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Democrats Split On Gensler’s Crypto Approach Post-FTX
House Democrats disagree as to whether SEC Chair Gary Gensler has the right priorities on digital assets.
Kabir V.
12:38 22nd Dec, 2022

As Congress weighs the FTX collapse, Democrats appear split on how much more the Securities and Exchange Commission and its chair, Gary Gensler, could have done to stave off what the agency now calls “massive, years-long fraud.”

The scandal has exposed an already growing intra-Democratic split over the agency’s approach to digital assets. While progressives and crypto-skeptic Democrats continue to back Gensler in his stance that almost all crypto firms operate outside of existing law, some Democrats have begun to publicly question the agency’s priorities.

The split could complicate legislation on digital assets, as well as increase pressure on Gensler, who already faces scrutiny on a broad array of issues from Republicans, who will hold a majority in the House of Representatives in the next Congress.

The critics

“SEC Chairman Gensler has repeatedly claimed that most cryptocurrencies are covered by existing securities laws. Despite that, the SEC has not proposed a single rule to create guardrails for digital assets,” said Rep. Josh Gottheimer, D-N.J., during last week’s House Financial Services Committee hearing on FTX. “They failed to do their job, and they failed to protect consumers.”

Rep. Ritchie Torres, D-N.Y., also criticized Gensler to reporters after the hearing.

“Mr. Gensler’s been in office for two years and he has not enacted a single rule that would bring greater transparency or accountability to the crypto sector,” Torres said. “I’ve heard him express skepticism, but he’s not paid to be a commentator on crypto; he’s paid to be a regulator on crypto.”  

Torres, who accepted approximately $14,500 in campaign donations from Sam Bankman-Fried and his brother in this election cycle, wrote a letter criticizing the agency’s approach on Dec. 6 in which he also asked for the Government Accountability Office to review of the SEC’s approach to digital assets.

“There should be an independent review of whether the SEC did thoroughly investigate FTX,” continued Torres. “It may be the case that the SEC did everything it could, so there’s nothing to fear from an independent review, the GAO is apolitical and it would certainly benefit us as legislators as we craft policies in relation to crypto.”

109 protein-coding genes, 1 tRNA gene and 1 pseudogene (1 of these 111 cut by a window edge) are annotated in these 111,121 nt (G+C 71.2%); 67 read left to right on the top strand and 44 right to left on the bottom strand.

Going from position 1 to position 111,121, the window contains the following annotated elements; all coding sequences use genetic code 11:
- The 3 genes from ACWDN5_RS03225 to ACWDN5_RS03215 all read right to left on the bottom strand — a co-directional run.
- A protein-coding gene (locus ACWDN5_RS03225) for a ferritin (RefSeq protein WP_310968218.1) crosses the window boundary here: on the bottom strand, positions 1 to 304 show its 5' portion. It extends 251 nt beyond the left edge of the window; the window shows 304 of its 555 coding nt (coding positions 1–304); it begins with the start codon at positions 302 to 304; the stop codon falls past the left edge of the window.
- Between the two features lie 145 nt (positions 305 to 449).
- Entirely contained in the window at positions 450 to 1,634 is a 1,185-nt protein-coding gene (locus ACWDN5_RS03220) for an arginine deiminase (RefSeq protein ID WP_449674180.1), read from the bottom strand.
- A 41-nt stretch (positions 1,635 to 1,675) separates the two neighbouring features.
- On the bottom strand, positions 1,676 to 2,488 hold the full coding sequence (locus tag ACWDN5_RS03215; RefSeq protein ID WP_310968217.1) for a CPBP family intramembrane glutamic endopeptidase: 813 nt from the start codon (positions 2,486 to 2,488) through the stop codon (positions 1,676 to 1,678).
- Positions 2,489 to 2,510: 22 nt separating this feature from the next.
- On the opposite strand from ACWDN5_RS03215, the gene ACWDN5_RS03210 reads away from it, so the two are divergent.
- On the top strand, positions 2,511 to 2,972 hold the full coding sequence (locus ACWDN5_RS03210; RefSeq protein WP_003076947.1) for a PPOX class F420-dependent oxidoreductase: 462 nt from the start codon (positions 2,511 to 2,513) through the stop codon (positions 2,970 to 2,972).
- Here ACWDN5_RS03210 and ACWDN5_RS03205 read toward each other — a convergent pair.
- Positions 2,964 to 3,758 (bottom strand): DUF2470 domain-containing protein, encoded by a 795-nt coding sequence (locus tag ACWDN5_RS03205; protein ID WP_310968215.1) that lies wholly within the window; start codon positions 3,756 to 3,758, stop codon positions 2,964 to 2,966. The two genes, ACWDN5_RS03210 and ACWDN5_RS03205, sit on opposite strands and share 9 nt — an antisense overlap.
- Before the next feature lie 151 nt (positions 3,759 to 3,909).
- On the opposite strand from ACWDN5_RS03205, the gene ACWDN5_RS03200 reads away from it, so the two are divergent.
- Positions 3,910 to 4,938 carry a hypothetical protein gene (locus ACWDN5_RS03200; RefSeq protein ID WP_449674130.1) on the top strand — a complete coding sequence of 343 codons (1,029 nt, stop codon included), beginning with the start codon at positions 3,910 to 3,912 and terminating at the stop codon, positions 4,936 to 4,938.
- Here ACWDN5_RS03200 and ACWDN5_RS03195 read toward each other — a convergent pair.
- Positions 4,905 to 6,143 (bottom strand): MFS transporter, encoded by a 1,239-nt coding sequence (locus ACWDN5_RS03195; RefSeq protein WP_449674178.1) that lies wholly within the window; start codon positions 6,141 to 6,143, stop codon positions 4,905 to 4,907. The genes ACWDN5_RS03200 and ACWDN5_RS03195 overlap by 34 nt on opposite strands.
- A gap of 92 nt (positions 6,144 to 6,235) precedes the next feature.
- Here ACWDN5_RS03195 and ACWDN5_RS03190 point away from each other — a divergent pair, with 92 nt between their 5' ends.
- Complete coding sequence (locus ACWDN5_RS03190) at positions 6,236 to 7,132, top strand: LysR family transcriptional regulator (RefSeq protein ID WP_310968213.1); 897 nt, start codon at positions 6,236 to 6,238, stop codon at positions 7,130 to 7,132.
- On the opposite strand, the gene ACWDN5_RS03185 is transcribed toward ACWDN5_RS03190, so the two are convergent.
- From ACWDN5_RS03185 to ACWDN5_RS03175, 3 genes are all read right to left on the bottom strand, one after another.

The Bronx Democrat added that he planned to return his FTX-tied donations.  

The defenders

Another young Outer-Borough Democrat expressed more confidence in the SEC.

“I believe that the jurisdiction does belong with the SEC,” Rep. Alexandria Ocasio-Cortez, D-N.Y., told the press after last week’s hearing. “And I believe that this shift or push to the CFTC should really be explored and examined, particularly in context with Bankman-Fried’s activities.”

Ocasio-Cortez is one of the most visible progressives in Congress. Her comments alluded to a push to give more power over crypto exchanges to the Commodity Futures Trading Commission, most conspicuously in an FTX-backed bill drafted in the Senate Agriculture Committee.

Senate Banking Committee Chair Sherrod Brown, D-Ohio, also emphasized that he was working hand-in-glove with Gensler on matters relating to digital assets.

“I’ve been working some with [CFTC Chair Rostin Behnam], but especially with the SEC’s Gensler,” said Brown.

The other side of the aisle

Republicans want to hear from Gensler on the topic, among other policy criticisms they’ve levied at the SEC chair.

“I would love to have seen Gary Gensler here. I think that needs to be another component of this discussion both on FTX and what any future regulation will look like. What the involvement was or wasn’t,” said Rep. Bill Huizenga, R-Mich., who will likely chair the House subcommittee most directly involved in SEC policy.

Financial Services Committee Republicans also plan to introduce their own legislation establishing definitions that will determine what digital asset does, or does not, fall under the SEC’s regulatory realm.

“We’re going to have to step in and legislate on what is a commodity and what is a security,” Rep. Patrick McHenry, R-N.C., the incoming committee chair for next Congress.


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